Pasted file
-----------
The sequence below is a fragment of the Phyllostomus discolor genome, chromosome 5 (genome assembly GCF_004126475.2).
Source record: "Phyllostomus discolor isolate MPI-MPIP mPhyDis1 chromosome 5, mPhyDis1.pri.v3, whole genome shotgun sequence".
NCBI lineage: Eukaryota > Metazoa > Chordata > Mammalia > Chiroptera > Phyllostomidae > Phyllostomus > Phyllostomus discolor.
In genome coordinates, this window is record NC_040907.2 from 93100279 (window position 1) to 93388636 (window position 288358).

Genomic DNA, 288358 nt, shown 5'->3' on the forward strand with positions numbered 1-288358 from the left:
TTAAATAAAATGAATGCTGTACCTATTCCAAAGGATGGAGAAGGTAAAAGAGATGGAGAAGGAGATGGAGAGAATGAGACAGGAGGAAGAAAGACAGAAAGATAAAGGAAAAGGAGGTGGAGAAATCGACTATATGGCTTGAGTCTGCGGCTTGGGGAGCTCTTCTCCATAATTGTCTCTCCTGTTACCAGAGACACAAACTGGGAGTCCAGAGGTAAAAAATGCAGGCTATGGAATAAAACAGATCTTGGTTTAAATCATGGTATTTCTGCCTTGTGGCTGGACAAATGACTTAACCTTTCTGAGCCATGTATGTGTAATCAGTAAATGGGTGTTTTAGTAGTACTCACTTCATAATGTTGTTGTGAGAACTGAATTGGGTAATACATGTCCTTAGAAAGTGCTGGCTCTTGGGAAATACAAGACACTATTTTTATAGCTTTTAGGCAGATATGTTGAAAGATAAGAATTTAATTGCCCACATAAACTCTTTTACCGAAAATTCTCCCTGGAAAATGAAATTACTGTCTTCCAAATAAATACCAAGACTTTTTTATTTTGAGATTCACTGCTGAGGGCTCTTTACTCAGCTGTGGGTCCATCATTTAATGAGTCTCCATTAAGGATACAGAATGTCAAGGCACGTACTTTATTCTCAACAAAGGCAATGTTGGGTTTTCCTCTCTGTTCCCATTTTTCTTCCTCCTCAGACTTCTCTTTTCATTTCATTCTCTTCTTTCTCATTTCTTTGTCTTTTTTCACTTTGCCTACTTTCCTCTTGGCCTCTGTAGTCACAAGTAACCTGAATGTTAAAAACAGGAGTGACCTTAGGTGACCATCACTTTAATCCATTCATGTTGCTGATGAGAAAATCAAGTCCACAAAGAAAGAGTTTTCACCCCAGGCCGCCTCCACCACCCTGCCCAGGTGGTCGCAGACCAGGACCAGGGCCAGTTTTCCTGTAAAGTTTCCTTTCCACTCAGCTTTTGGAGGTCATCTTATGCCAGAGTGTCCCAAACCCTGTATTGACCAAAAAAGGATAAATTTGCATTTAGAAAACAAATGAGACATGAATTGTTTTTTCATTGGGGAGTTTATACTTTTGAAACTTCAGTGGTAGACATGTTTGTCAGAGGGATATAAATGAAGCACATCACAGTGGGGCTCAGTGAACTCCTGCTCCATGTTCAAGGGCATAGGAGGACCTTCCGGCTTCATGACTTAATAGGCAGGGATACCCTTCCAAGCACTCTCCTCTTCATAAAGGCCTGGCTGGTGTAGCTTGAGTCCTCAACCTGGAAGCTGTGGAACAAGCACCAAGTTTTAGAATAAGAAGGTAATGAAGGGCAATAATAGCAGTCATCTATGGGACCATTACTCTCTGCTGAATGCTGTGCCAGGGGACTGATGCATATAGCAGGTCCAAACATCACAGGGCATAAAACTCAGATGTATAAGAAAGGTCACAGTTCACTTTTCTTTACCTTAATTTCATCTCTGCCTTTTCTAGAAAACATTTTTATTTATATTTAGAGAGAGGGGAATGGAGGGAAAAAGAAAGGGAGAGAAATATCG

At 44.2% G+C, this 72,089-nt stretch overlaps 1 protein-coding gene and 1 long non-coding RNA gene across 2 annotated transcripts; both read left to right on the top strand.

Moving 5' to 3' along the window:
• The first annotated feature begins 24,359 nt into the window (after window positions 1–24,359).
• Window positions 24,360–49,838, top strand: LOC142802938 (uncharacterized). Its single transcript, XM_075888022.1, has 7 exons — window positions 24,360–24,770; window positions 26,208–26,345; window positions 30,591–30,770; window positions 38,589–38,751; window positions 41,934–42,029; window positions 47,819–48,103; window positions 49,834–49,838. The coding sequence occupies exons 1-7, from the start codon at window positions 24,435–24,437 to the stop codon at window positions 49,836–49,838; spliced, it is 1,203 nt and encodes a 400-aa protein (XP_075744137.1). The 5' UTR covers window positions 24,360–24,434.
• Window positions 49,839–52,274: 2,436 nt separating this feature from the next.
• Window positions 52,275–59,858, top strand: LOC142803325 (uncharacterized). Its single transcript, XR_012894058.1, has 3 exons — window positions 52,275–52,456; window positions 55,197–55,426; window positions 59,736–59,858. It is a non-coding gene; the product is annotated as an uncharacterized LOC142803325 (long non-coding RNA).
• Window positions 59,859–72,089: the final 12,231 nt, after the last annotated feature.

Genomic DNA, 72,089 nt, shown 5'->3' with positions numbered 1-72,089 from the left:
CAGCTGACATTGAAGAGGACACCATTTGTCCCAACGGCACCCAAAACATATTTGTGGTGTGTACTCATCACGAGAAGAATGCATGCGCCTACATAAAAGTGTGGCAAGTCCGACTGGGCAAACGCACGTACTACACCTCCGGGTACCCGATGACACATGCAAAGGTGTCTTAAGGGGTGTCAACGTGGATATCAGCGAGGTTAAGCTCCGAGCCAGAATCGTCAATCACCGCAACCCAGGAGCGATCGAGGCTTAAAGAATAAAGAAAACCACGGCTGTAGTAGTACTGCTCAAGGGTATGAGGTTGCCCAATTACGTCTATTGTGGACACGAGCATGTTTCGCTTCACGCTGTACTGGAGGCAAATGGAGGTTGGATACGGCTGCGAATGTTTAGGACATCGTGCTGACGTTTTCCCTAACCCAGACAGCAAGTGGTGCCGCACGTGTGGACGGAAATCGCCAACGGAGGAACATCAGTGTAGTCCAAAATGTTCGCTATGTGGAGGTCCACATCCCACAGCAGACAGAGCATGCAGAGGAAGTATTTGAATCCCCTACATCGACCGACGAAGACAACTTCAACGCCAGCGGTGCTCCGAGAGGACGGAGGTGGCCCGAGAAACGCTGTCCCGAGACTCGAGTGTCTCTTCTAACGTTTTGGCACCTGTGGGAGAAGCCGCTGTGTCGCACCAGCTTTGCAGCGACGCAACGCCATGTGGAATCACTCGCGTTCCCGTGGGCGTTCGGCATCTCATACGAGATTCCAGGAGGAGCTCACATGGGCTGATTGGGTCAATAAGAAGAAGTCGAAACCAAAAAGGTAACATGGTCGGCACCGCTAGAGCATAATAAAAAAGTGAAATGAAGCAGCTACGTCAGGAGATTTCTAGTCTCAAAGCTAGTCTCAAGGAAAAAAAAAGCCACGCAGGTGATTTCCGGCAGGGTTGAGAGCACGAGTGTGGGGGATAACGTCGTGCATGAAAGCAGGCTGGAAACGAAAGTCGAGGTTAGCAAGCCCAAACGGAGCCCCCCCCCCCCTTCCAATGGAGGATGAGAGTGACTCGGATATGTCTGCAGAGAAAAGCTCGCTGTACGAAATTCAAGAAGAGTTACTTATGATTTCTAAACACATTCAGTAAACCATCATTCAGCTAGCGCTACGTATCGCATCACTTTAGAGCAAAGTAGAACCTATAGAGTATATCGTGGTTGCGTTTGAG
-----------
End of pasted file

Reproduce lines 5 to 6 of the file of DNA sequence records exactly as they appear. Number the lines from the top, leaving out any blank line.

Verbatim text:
Genomic DNA, 288358 nt, shown 5'->3' on the forward strand with positions numbered 1-288358 from the left:
TTAAATAAAATGAATGCTGTACCTATTCCAAAGGATGGAGAAGGTAAAAGAGATGGAGAAGGAGATGGAGAGAATGAGACAGGAGGAAGAAAGACAGAAAGATAAAGGAAAAGGAGGTGGAGAAATCGACTATATGGCTTGAGTCTGCGGCTTGGGGAGCTCTTCTCCATAATTGTCTCTCCTGTTACCAGAGACACAAACTGGGAGTCCAGAGGTAAAAAATGCAGGCTATGGAATAAAACAGATCTTGGTTTAAATCATGGTATTTCTGCCTTGTGGCTGGACAAATGACTTAACCTTTCTGAGCCATGTATGTGTAATCAGTAAATGGGTGTTTTAGTAGTACTCACTTCATAATGTTGTTGTGAGAACTGAATTGGGTAATACATGTCCTTAGAAAGTGCTGGCTCTTGGGAAATACAAGACACTATTTTTATAGCTTTTAGGCAGATATGTTGAAAGATAAGAATTTAATTGCCCACATAAACTCTTTTACCGAAAATTCTCCCTGGAAAATGAAATTACTGTCTTCCAAATAAATACCAAGACTTTTTTATTTTGAGATTCACTGCTGAGGGCTCTTTACTCAGCTGTGGGTCCATCATTTAATGAGTCTCCATTAAGGATACAGAATGTCAAGGCACGTACTTTATTCTCAACAAAGGCAATGTTGGGTTTTCCTCTCTGTTCCCATTTTTCTTCCTCCTCAGACTTCTCTTTTCATTTCATTCTCTTCTTTCTCATTTCTTTGTCTTTTTTCACTTTGCCTACTTTCCTCTTGGCCTCTGTAGTCACAAGTAACCTGAATGTTAAAAACAGGAGTGACCTTAGGTGACCATCACTTTAATCCATTCATGTTGCTGATGAGAAAATCAAGTCCACAAAGAAAGAGTTTTCACCCCAGGCCGCCTCCACCACCCTGCCCAGGTGGTCGCAGACCAGGACCAGGGCCAGTTTTCCTGTAAAGTTTCCTTTCCACTCAGCTTTTGGAGGTCATCTTATGCCAGAGTGTCCCAAACCCTGTATTGACCAAAAAAGGATAAATTTGCATTTAGAAAACAAATGAGACATGAATTGTTTTTTCATTGGGGAGTTTATACTTTTGAAACTTCAGTGGTAGACATGTTTGTCAGAGGGATATAAATGAAGCACATCACAGTGGGGCTCAGTGAACTCCTGCTCCATGTTCAAGGGCATAGGAGGACCTTCCGGCTTCATGACTTAATAGGCAGGGATACCCTTCCAAGCACTCTCCTCTTCATAAAGGCCTGGCTGGTGTAGCTTGAGTCCTCAACCTGGAAGCTGTGGAACAAGCACCAAGTTTTAGAATAAGAAGGTAATGAAGGGCAATAATAGCAGTCATCTATGGGACCATTACTCTCTGCTGAATGCTGTGCCAGGGGACTGATGCATATAGCAGGTCCAAACATCACAGGGCATAAAACTCAGATGTATAAGAAAGGTCACAGTTCACTTTTCTTTACCTTAATTTCATCTCTGCCTTTTCTAGAAAACATTTTTATTTATATTTAGAGAGAGGGGAATGGAGGGAAAAAGAAAGGGAGAGAAATATCG